Metal alloys. Like the stainless steel from which some knives are made, they are obtained by mixing iron with carbon and other metallic components, so that the mixture acquires the combination of its properties. To do this, they must be melted to a liquid state, then mixed and allowed to solidify.

The amalgams. As the dentist used in the past, they used to be a mixture of mercury and some other metal, turned into a uniform and malleable paste, which then hardened when solidifying.

Shaving foam. It is a mixture of water, soaps, glycerin and menthol, often accompanied by gases (if it comes in a spray).

The blood. It is also a homogeneous mixture of an immense number of liquid, solid and gaseous compounds, which we simply appreciate as a more or less thick red liquid.

Examples of heterogeneous mixtures

Here are some examples of heterogeneous mixtures:

Aerosols. Like deodorants or spray paint, they are made up of a mixture of liquid and gas, which are ejected from the container at the same time, but then the gas disperses and the liquid remains on the sprayed surface. It is a colloidal mixture.

Gravel or gravel. It is a mixture of two or more types of stone in small pieces, which can be distinguished with the naked eye. It is a case of coarse dispersion.

A salad. It is another perfect example of coarse dispersion, since we can see each of its components with the naked eye but they all work together: vegetables, oil, fruits, sometimes meats, etc.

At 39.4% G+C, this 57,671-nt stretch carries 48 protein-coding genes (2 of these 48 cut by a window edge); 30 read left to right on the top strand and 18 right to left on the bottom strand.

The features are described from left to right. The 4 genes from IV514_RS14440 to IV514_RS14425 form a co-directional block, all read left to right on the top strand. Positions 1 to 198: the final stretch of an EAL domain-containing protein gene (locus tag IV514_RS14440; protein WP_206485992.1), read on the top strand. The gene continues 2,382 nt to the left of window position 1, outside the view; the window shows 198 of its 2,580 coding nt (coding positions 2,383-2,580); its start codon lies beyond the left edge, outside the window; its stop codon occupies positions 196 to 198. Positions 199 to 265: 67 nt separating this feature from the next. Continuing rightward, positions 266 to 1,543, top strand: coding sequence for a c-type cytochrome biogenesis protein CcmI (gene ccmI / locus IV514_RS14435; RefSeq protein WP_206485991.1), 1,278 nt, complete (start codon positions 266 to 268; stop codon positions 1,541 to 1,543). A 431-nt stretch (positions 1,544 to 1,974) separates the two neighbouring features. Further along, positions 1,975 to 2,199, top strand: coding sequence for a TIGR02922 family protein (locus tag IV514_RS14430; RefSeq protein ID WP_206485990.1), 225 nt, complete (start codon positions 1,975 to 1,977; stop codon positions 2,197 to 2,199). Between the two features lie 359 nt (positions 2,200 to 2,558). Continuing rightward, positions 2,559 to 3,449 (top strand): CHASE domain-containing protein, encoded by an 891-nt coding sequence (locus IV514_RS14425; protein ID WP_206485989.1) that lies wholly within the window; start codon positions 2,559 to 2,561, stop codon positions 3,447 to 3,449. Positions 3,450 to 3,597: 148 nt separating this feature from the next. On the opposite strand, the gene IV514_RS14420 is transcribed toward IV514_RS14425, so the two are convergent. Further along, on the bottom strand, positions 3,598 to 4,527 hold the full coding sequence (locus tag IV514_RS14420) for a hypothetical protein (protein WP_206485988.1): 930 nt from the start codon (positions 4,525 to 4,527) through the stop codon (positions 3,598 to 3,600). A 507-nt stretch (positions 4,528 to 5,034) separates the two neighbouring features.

Water and oil. It is also an example of a heterogeneous mixture in which we can identify both phases, although in this case it is a liquid-liquid suspension.

Some medications In whose packages it is suggested that we shake them before use, they are cases of suspensions in which the solid precipitates to the bottom over time, and that is why we must shake it so that it dissolves again, making the distinction between one and the other temporarily inappreciable.

The concrete. It is a mixture of water, sand and cement in specific proportions that, once solidified and dried, acquires its hardness and uniformity.

Pure substances

Pure substances are those that are not the result of a mixture, but are composed of a single phase and, therefore, cannot be separated into their components by physical methods. In addition, they have a stable chemical composition and are chemically uniform.

A pure substance does not necessarily have to be composed of only one type of chemical element. Pure substances can be classified into:

Simple substances. They are those composed of a single type of chemical element (which does not mean that they are composed of a single atom). For example: oxygen (O2), nickel (Ni).

Compound substances. They are those composed of more than one type of chemical element. For example: water (H2O), carbon dioxide (CO2).

The only way to separate the elements of a pure substance is using chemical methods, that is, transforming it into other substances or directly into its chemical elements.

It is necessary to clarify that absolute purity does not exist. In the world we live in, substances exist in nature in the form of certain mixtures, or in other words, with a certain level of impurities. However, impurities can be removed to achieve the desired or permitted degree of purity of the substance.

Examples of pure substances: copper (Cu), silver (Ag), gold (Au), glucose (C6H12O6), oxygen (O2), water (H2O).